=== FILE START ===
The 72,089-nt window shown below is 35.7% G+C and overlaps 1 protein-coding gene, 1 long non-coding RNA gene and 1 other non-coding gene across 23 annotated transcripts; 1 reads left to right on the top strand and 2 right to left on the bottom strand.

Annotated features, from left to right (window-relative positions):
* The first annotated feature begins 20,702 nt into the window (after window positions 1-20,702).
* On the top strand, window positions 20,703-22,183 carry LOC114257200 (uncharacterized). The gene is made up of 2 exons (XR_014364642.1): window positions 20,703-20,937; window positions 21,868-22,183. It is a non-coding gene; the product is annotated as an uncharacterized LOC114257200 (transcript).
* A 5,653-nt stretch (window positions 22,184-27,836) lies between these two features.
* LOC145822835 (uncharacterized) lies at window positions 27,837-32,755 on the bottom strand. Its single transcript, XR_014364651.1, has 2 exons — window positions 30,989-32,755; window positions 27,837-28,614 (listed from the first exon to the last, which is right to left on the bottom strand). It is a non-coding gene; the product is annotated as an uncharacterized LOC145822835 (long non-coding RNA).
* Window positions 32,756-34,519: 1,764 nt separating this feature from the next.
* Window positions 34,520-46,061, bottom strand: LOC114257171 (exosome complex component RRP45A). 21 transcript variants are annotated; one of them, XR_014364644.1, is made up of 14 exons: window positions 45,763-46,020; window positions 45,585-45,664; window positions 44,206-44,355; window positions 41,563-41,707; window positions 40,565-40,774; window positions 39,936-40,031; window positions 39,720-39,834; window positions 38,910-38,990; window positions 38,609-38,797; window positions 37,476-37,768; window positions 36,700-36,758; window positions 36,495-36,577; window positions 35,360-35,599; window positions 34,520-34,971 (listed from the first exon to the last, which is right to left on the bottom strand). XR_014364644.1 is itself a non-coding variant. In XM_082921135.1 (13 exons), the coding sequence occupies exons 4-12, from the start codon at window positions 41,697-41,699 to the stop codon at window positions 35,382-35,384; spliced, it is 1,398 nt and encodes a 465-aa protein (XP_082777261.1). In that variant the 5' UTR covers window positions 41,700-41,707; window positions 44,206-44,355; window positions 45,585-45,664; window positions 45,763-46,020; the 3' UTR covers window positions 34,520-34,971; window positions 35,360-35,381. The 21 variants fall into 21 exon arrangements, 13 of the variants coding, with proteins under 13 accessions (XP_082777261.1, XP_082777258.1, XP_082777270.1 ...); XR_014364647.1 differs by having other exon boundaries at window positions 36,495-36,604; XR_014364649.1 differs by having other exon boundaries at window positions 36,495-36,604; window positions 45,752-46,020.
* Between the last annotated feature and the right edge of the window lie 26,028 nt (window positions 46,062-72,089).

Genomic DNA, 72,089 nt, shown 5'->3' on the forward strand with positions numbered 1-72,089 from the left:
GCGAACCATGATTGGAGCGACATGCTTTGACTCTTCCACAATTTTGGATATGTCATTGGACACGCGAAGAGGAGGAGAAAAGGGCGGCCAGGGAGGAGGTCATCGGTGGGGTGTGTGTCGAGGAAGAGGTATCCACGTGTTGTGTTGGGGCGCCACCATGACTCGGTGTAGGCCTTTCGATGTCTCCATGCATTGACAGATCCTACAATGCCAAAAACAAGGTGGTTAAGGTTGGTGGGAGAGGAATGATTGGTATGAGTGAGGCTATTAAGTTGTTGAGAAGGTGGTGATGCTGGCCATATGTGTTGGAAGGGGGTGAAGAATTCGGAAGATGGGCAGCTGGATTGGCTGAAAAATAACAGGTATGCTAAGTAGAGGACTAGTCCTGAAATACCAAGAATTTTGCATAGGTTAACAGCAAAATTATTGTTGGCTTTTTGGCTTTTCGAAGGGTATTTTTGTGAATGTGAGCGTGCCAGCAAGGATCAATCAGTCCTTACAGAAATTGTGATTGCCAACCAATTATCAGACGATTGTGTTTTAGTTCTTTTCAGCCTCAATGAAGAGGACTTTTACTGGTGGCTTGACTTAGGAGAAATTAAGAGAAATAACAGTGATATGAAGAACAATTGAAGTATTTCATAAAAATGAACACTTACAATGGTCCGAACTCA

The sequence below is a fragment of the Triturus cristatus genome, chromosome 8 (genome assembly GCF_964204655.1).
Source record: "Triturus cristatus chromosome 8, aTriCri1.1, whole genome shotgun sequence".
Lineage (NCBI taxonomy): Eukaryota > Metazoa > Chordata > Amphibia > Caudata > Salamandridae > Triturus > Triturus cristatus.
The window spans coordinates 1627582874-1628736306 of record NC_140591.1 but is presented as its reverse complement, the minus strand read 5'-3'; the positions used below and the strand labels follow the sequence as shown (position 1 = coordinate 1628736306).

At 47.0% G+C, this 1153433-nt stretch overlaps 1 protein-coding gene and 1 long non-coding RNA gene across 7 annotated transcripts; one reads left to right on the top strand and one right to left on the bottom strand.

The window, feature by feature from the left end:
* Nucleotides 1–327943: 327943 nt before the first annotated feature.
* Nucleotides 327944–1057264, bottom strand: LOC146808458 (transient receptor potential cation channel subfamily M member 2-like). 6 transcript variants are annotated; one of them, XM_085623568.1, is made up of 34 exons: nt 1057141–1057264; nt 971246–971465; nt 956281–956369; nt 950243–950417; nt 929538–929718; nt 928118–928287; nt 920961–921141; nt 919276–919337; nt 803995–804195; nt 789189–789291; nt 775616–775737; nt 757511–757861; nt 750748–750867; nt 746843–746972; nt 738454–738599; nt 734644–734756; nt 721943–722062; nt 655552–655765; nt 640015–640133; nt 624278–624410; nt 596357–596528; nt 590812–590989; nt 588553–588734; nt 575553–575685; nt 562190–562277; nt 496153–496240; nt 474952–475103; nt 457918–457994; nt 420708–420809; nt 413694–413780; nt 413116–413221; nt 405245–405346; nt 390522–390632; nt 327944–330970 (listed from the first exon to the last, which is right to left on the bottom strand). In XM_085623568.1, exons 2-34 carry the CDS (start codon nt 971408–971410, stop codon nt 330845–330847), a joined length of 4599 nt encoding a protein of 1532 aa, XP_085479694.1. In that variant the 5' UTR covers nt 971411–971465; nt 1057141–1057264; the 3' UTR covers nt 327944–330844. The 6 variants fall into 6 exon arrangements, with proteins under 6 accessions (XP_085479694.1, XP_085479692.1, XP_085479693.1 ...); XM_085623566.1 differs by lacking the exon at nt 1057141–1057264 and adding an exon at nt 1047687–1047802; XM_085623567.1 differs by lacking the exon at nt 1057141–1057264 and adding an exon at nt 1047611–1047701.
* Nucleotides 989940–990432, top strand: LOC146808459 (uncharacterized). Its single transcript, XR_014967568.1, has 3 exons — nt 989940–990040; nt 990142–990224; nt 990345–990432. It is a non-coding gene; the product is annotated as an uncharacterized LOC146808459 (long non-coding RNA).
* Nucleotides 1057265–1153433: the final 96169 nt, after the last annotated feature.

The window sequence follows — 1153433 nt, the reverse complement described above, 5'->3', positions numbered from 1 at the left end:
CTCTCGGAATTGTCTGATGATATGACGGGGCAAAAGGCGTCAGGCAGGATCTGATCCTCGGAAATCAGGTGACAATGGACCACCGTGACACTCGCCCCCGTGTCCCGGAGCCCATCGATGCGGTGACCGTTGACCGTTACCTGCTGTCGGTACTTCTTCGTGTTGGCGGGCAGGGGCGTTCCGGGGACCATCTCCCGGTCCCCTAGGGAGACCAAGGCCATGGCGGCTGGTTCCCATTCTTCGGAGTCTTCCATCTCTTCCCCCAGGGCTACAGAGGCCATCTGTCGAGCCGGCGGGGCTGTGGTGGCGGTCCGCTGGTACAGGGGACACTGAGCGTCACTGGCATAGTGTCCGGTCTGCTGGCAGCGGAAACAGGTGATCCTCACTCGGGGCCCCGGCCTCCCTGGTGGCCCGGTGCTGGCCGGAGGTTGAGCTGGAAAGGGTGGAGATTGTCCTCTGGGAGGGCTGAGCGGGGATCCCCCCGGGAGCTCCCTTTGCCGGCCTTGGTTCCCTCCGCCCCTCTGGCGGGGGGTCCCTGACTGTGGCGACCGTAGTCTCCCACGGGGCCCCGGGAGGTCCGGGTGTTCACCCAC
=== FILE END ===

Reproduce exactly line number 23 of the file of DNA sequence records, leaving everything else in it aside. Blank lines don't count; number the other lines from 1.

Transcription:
CTCTCGGAATTGTCTGATGATATGACGGGGCAAAAGGCGTCAGGCAGGATCTGATCCTCGGAAATCAGGTGACAATGGACCACCGTGACACTCGCCCCCGTGTCCCGGAGCCCATCGATGCGGTGACCGTTGACCGTTACCTGCTGTCGGTACTTCTTCGTGTTGGCGGGCAGGGGCGTTCCGGGGACCATCTCCCGGTCCCCTAGGGAGACCAAGGCCATGGCGGCTGGTTCCCATTCTTCGGAGTCTTCCATCTCTTCCCCCAGGGCTACAGAGGCCATCTGTCGAGCCGGCGGGGCTGTGGTGGCGGTCCGCTGGTACAGGGGACACTGAGCGTCACTGGCATAGTGTCCGGTCTGCTGGCAGCGGAAACAGGTGATCCTCACTCGGGGCCCCGGCCTCCCTGGTGGCCCGGTGCTGGCCGGAGGTTGAGCTGGAAAGGGTGGAGATTGTCCTCTGGGAGGGCTGAGCGGGGATCCCCCCGGGAGCTCCCTTTGCCGGCCTTGGTTCCCTCCGCCCCTCTGGCGGGGGGTCCCTGACTGTGGCGACCGTAGTCTCCCACGGGGCCCCGGGAGGTCCGGGTGTTCACCCAC